Blair Russell’s review published on Letterboxd:
Harlan County, U.S.A. is a documentary I've viewed before but that was before I joined Letterboxd. It playing on Turner Classic Movies tonight was the perfect opportunity for a second viewing of a topic that will be evergreen: workers at a job going on strike. An example (and a total 180 from this) is Vox Media (of such entities as SB Nation, The Verge and Polygon) allowing its workers to form a union as those employees were woefully underpaid. Here, it is a long, bitter strike between the coal miners of Brookside Mine in rural Harlan County, Kentucky and the mine's owner, Duke Power Company. The miners voted to join a national union but Duke refused to acquiesce to their demands so they went on strike. This documentary wasn't even meant to be about this event; it was originally to be about something else related to the coal miner's union. Then this fiery situation happened and it was a perfect event to cover.
There are some important things to note: there were strikes before this in the industry and I'll presume they were as nasty as the one that happened in the 1930's in Harlan County-known as the Harlan County War... and this event (starting in 1973) lasted for many months because scab workers were hired to work the mine instead. Another aspect is that Harlan County was and still is a very poor area-to the point that at least some of those on strike live in houses without running water-and I've heard that part of Eastern Kentucky hasn't changed too much since the 1970's. Considering that, how dangerous coal mining is and how black lung is not a rare illness for those workers, it is not a surprise that the filmmakers were not unbiased and favored the strikers. The details of all the rights that the miners wished to have was elaborated upon so I won't go into that here but the camera allowed the participants to speak for themselves and well, with what was shown it was easy to sympathize with those (literal) poor workers, no matter your background or upbringing.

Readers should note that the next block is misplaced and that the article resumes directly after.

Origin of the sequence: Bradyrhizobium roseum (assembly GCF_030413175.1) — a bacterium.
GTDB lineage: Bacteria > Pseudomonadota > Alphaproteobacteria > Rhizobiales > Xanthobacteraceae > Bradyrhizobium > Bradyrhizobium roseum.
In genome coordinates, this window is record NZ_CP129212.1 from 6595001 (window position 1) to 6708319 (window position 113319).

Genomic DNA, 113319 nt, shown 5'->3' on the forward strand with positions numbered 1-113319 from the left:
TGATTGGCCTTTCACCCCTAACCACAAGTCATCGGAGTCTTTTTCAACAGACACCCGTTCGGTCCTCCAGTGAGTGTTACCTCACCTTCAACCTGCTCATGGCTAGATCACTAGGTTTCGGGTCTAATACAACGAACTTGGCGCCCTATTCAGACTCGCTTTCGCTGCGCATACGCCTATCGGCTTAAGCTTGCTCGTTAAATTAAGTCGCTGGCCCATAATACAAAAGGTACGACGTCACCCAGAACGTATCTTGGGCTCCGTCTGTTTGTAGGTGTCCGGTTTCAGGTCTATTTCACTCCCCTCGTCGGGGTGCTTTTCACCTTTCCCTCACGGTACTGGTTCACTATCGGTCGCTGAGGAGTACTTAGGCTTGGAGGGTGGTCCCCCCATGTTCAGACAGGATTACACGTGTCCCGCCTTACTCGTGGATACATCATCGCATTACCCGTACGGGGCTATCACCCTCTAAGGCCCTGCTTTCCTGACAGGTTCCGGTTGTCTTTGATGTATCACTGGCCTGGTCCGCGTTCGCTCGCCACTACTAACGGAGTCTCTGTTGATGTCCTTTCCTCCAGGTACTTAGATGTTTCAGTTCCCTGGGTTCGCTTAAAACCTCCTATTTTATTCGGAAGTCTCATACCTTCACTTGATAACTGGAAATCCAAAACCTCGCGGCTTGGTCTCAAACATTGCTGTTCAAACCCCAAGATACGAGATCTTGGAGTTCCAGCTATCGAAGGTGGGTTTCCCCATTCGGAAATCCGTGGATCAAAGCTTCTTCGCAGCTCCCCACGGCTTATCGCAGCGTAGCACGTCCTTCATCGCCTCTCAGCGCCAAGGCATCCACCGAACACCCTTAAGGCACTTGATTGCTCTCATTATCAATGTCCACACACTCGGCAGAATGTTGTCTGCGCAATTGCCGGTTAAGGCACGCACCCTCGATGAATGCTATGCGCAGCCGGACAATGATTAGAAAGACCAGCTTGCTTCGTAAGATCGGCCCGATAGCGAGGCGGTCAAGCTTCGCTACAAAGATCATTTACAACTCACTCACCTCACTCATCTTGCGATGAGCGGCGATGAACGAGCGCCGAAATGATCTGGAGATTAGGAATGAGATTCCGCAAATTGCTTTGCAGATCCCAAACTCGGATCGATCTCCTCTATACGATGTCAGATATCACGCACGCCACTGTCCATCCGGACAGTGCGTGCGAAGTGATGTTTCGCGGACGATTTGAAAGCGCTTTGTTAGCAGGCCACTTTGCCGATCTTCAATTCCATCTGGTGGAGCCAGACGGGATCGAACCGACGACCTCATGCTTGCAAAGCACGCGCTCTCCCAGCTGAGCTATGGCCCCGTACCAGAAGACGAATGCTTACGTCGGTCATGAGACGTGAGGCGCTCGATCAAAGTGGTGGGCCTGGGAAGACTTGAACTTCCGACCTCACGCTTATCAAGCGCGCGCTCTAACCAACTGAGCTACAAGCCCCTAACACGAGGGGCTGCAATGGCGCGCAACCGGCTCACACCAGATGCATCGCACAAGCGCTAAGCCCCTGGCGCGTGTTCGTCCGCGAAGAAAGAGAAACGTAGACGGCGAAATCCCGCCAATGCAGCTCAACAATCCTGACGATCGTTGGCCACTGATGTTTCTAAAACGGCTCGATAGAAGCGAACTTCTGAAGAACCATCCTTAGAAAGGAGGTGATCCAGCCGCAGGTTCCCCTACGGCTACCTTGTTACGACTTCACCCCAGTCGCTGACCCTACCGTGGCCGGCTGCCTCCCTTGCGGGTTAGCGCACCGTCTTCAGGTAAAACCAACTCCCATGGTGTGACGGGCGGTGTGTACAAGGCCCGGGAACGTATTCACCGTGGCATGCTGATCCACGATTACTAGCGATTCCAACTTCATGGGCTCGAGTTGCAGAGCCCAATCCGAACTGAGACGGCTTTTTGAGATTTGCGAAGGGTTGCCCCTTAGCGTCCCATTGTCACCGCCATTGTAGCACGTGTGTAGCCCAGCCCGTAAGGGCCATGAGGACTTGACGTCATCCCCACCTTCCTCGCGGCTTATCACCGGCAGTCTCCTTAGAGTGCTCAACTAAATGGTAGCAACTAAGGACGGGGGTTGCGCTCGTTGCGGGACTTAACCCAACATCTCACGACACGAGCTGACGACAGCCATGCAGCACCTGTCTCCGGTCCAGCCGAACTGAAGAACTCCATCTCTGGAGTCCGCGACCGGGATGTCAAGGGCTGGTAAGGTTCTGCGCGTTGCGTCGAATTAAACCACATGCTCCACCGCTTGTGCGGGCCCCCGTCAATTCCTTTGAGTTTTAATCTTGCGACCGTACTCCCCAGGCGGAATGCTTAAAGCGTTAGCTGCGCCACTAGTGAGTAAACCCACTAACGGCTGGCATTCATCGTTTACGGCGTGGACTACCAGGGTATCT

This was and still is a fascinating piece of history about people that are too often marginalized or just ignored by the general public. Plenty of “earthy” people are seen and they are for certain interesting, colorful characters. The wives of the miners play an important role, both in the strike and in the documentary. This conflict is always compelling: some of them even go up to Wall Street in New York City to protest against Duke and a great conversation happens between a worker and a NYC cop; the latter is surprised by what he hears. The longer it goes on, the more things escalate, to a shocking degree. It's been said that cameras being there prevented things from being even worse.
While this is not a balanced view of the conflict, that is of little matter to me. The movie showed how workers at any job should be protected and not abused or mistreated by their employers. A big asset for this Academy Award winning documentary was the music you hear in the film; not only is it plentiful, the tunes are message folk songs sung by the residents of Harlan County. Those songs add plenty of local flavor. Of course, in these modern times there is much discussion over whether coal mining should still be a thing-due to the obvious dangers and the even more obvious environmental impact-and if that should be eradicated for the purpose of allowing alternate sources of power to be used instead (along with those in the coal mines being trained for another job) but that is a hot-button topic I won't get into here.